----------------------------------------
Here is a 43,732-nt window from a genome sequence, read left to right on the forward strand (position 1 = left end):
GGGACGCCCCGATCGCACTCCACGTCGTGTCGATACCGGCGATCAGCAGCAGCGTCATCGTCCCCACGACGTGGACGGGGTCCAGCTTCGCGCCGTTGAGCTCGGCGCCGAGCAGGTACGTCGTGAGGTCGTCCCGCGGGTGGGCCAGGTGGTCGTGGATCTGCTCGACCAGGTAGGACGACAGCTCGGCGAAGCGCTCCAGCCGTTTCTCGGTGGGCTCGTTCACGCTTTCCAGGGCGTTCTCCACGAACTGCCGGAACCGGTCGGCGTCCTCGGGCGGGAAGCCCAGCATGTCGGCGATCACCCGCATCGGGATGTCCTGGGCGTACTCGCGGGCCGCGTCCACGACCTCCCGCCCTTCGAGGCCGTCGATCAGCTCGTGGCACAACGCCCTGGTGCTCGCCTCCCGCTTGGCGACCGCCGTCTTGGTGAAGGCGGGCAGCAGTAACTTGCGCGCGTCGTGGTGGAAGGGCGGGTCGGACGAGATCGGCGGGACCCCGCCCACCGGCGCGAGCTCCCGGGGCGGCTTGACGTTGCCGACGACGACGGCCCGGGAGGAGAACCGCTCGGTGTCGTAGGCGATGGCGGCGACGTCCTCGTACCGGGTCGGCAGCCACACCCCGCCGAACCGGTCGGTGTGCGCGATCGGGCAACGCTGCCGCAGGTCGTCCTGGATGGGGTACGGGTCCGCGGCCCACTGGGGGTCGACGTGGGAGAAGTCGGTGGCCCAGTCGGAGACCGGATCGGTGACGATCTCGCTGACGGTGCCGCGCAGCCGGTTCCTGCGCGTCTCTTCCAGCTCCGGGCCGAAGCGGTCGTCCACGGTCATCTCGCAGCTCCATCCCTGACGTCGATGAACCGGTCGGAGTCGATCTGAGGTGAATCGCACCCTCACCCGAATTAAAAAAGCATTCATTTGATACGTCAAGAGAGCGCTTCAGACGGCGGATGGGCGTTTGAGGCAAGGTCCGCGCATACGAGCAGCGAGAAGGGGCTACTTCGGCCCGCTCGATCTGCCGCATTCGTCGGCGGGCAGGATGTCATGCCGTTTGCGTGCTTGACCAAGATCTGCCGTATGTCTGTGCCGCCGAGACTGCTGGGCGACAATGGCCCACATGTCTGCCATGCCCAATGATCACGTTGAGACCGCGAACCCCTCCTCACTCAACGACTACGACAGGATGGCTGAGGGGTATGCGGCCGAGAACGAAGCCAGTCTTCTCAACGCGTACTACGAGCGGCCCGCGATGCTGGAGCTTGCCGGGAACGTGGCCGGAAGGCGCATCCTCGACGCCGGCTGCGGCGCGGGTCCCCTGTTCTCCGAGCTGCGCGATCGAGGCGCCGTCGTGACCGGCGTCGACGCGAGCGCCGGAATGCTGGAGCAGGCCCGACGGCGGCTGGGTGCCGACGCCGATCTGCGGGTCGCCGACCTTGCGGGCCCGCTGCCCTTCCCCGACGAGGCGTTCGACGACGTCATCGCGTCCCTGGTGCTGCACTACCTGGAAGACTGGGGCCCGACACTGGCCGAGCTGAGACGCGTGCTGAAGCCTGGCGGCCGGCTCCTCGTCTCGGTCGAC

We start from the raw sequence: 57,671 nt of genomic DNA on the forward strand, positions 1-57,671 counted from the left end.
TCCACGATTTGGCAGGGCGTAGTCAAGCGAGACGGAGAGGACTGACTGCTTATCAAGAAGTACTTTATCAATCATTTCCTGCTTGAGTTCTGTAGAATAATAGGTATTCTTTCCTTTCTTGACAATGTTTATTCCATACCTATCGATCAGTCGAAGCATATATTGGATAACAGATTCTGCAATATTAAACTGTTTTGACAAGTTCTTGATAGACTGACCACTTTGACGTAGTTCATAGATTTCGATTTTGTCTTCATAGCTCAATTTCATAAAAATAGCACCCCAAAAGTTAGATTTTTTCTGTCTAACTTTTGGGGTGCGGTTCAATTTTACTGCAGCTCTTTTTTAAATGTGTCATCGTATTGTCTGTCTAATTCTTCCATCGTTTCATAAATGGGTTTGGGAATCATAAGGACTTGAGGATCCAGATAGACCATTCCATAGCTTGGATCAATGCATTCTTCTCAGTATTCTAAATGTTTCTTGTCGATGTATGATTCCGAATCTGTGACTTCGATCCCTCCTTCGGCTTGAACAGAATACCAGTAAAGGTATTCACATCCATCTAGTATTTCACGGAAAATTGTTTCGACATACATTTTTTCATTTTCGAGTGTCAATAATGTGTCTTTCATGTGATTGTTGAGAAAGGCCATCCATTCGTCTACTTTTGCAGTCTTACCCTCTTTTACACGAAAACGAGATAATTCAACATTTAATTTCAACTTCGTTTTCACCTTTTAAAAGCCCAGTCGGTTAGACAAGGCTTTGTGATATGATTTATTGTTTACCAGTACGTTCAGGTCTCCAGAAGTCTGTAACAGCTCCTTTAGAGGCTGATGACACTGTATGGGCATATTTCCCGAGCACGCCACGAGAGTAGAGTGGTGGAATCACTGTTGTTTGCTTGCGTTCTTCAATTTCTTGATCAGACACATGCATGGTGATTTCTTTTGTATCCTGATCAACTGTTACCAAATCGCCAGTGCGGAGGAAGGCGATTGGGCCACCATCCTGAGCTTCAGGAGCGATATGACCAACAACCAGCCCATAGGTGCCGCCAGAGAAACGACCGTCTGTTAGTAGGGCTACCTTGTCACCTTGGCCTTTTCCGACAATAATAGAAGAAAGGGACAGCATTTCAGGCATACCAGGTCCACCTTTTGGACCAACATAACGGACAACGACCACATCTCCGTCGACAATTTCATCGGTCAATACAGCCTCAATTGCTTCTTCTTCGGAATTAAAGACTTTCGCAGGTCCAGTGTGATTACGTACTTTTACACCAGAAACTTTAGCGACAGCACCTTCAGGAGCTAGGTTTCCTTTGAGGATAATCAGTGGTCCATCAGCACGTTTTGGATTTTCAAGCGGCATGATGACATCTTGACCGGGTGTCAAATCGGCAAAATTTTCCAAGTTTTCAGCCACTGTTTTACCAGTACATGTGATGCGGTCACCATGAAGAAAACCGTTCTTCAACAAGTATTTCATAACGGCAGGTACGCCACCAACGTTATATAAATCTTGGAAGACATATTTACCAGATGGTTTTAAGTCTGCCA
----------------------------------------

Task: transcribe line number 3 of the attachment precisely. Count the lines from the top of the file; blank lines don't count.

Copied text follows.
We start from the raw sequence: 57,671 nt of genomic DNA on the forward strand, positions 1-57,671 counted from the left end.